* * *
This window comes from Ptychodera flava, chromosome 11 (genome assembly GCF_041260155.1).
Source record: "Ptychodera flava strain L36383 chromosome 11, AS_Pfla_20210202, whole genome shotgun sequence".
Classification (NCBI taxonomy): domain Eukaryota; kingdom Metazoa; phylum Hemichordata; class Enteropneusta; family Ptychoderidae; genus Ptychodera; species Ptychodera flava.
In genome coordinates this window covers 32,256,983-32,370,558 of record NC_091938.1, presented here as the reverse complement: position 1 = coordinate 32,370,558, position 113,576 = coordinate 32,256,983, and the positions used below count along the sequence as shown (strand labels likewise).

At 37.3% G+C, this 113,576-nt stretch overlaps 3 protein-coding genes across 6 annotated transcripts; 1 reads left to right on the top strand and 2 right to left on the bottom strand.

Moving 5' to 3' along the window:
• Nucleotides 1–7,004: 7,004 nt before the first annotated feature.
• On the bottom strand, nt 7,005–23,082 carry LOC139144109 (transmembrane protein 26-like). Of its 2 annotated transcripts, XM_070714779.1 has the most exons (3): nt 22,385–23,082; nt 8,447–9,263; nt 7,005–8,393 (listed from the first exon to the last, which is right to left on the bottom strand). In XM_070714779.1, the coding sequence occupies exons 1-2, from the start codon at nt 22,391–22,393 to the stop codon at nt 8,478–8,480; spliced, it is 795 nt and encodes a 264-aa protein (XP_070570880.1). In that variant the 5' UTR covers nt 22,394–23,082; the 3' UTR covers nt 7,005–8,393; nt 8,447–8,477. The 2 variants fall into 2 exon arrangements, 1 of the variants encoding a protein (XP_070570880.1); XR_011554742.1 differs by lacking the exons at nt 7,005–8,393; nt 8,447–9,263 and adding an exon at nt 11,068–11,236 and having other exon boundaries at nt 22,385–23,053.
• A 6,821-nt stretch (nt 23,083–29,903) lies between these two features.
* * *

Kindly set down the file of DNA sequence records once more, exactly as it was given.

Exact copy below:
This window comes from Ptychodera flava, chromosome 11 (genome assembly GCF_041260155.1).
Source record: "Ptychodera flava strain L36383 chromosome 11, AS_Pfla_20210202, whole genome shotgun sequence".
Classification (NCBI taxonomy): domain Eukaryota; kingdom Metazoa; phylum Hemichordata; class Enteropneusta; family Ptychoderidae; genus Ptychodera; species Ptychodera flava.
In genome coordinates this window covers 32,256,983-32,370,558 of record NC_091938.1, presented here as the reverse complement: position 1 = coordinate 32,370,558, position 113,576 = coordinate 32,256,983, and the positions used below count along the sequence as shown (strand labels likewise).

At 37.3% G+C, this 113,576-nt stretch overlaps 3 protein-coding genes across 6 annotated transcripts; 1 reads left to right on the top strand and 2 right to left on the bottom strand.

Moving 5' to 3' along the window:
• Nucleotides 1–7,004: 7,004 nt before the first annotated feature.
• On the bottom strand, nt 7,005–23,082 carry LOC139144109 (transmembrane protein 26-like). Of its 2 annotated transcripts, XM_070714779.1 has the most exons (3): nt 22,385–23,082; nt 8,447–9,263; nt 7,005–8,393 (listed from the first exon to the last, which is right to left on the bottom strand). In XM_070714779.1, the coding sequence occupies exons 1-2, from the start codon at nt 22,391–22,393 to the stop codon at nt 8,478–8,480; spliced, it is 795 nt and encodes a 264-aa protein (XP_070570880.1). In that variant the 5' UTR covers nt 22,394–23,082; the 3' UTR covers nt 7,005–8,393; nt 8,447–8,477. The 2 variants fall into 2 exon arrangements, 1 of the variants encoding a protein (XP_070570880.1); XR_011554742.1 differs by lacking the exons at nt 7,005–8,393; nt 8,447–9,263 and adding an exon at nt 11,068–11,236 and having other exon boundaries at nt 22,385–23,053.
• A 6,821-nt stretch (nt 23,083–29,903) lies between these two features.